Jan Richman Schulman

On the fringe
I believed in free enterprise, and that most needs were best met by the private sector. But I also believed in smart regulation and a strong safety net. I was a conservative Democrat.

I was a little concerned about Dukakis being too far to the left, but I voted for him anyway.

Time went on. Things changed.

Clinton was elected president. He raised taxes on the wealthy and proved that modest tax hikes would not derail the economy. But he also passed welfare reform and NAFTA. He actually said, “The era of big government is over.” Can you believe that? I needed to re-evaluate my positions. What did I believe now?

I believed in free enterprise, and that most needs were best met by the private sector. But I also believed in smart regulation and a strong safety net. I was a middle-of-the-road Democrat.

I thought Al Gore represented my views pretty well. I was proud to vote for him and proud that he won.

Time went on. Things changed.

Bush the Lesser used a national tragedy to push a radical right-wing agenda. Huge tax cuts tilted toward the wealthy, all of which were added to the national debt. Civil rights were eroded in the name of security. The media was complicit, and lies were either allowed to stand (Fox News) or else they were given equal footing with the truth in a “he said she said” format (all other networks). The president’s press secretary actually stood up and said people needed to watch what they said. I needed to re-evaluate what I believed.

I believed in free enterprise, and that most needs were best met by the private sector. But I also believed in smart regulation and a strong safety net. I was a Liberal Democrat.

Time went on. Things changed.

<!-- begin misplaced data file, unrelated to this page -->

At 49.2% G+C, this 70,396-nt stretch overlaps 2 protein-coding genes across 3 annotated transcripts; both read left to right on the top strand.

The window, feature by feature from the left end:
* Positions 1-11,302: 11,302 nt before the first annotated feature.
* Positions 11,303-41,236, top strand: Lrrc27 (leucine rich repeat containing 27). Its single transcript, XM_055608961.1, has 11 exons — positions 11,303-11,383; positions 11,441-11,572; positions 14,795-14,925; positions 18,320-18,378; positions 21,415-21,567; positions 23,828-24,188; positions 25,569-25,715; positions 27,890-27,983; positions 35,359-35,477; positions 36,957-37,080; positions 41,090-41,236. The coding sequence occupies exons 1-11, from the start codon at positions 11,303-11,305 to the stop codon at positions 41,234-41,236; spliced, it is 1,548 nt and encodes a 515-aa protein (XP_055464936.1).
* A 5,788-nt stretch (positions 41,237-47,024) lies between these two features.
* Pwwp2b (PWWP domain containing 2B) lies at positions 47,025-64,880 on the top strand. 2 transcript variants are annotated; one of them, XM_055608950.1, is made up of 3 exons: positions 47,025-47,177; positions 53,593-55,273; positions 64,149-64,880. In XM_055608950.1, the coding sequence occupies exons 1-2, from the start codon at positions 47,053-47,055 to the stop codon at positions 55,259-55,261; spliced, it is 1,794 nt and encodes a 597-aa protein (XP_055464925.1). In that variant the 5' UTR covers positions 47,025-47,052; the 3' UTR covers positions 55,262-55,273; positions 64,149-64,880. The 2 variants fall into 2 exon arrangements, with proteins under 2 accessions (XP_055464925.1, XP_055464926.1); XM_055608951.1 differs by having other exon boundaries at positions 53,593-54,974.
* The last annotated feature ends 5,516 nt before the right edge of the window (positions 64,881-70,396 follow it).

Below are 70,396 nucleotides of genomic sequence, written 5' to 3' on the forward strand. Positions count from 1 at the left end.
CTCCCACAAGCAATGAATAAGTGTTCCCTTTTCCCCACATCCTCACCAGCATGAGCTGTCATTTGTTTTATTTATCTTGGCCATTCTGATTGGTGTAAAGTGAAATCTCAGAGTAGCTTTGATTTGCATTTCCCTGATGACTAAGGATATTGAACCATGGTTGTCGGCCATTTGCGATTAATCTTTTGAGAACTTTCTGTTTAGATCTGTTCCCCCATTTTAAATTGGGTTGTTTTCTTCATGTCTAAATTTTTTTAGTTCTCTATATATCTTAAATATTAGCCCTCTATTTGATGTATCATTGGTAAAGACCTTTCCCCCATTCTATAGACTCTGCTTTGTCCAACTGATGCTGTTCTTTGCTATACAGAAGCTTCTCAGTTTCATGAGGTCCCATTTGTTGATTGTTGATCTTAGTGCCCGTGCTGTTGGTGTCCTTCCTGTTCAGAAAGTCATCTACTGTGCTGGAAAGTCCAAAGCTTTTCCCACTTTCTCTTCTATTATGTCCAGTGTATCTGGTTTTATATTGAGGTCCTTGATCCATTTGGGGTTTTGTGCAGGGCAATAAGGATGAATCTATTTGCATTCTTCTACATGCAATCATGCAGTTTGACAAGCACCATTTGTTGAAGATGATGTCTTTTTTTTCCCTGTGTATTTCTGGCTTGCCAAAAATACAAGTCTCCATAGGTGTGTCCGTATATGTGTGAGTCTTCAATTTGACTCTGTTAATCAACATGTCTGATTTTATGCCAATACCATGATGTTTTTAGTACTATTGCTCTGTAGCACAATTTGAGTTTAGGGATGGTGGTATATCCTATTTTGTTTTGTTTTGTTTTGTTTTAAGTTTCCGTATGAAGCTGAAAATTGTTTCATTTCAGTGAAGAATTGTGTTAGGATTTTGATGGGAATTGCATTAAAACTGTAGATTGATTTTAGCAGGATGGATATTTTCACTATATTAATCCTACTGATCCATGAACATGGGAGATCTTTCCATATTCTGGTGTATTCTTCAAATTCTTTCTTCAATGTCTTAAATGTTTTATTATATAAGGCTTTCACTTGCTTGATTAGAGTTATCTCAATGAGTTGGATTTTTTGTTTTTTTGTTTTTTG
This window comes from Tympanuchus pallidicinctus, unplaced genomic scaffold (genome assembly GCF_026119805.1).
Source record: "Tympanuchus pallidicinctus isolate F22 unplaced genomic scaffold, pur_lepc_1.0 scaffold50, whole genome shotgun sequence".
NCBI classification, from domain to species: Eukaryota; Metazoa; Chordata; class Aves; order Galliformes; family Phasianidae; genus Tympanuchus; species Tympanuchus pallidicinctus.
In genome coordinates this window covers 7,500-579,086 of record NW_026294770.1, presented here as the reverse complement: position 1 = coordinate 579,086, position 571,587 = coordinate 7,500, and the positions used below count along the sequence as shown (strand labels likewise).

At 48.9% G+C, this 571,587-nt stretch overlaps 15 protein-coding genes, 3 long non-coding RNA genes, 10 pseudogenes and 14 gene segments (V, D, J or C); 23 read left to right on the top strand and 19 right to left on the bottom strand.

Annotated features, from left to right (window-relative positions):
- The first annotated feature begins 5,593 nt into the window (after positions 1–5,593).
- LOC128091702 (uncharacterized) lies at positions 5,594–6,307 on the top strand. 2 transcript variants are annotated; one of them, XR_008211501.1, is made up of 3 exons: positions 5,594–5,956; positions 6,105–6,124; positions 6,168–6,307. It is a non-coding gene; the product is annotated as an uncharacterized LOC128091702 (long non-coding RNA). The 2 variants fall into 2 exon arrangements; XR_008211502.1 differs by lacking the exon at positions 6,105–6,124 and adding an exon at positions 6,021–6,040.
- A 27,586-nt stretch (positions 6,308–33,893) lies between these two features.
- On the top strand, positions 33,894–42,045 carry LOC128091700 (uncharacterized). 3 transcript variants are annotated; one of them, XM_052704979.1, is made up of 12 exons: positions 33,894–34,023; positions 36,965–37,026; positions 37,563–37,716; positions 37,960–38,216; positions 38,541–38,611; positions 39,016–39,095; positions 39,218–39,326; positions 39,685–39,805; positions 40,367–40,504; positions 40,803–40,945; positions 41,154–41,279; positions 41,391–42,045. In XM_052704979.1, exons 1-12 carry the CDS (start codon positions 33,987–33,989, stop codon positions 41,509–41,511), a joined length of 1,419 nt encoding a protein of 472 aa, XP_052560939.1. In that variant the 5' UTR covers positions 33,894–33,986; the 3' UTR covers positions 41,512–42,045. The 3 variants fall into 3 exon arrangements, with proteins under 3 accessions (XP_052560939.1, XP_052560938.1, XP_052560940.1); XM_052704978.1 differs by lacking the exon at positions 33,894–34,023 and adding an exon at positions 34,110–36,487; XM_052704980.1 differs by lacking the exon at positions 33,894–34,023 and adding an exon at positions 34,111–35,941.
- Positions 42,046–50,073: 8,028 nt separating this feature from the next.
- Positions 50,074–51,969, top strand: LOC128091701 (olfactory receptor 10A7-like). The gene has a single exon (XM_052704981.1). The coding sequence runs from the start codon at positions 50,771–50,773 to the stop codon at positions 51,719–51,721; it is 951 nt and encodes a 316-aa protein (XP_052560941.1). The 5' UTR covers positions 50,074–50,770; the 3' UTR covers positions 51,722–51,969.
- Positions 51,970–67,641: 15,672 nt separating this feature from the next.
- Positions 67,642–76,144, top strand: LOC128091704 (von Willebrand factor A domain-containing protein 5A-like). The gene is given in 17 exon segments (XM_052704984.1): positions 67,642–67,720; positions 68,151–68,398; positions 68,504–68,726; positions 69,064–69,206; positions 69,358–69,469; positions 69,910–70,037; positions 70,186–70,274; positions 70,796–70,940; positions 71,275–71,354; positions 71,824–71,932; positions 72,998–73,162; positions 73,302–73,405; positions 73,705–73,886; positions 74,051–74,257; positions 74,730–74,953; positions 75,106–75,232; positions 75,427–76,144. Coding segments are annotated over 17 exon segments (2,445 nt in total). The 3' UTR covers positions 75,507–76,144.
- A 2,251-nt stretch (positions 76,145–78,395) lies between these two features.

Help! It’s 2008 and the economy is opening up like a gaping lava-filled portal to hell! Bailouts! Stock market crashes! Massive layoffs! Collapse of the housing market. But there is good news. We won the election, and the new president is a progressive!

Fast-forward a few years. We all know what is going on. There are two possible explanations. Some feel that the President has shifted to the center-right, is using right-wing frames and rhetoric, and has turned out to be a big disappointment to the left. Others think he is using political strategy, doing the best for us that anyone could, considering the political realities of the day. Either our Democratic President is no longer with us, or else the country has moved so far to the right that he has no choice but to echo these frames and pursue these compromises. Either way, we are in serious trouble. So what do I believe now?

I believe in free enterprise, and that most needs are best met by the private sector. But I also believe in smart regulation and a strong safety net. I am a fringe leftist.

Tom Becham

Finally, I agree with you
That’s what I thought it would take for me to agree with a Paul Moomjean editorial, but “The illiterate generation” was spot on. Kudos. (Right Persuasion, 7/28)

Bruce Ferber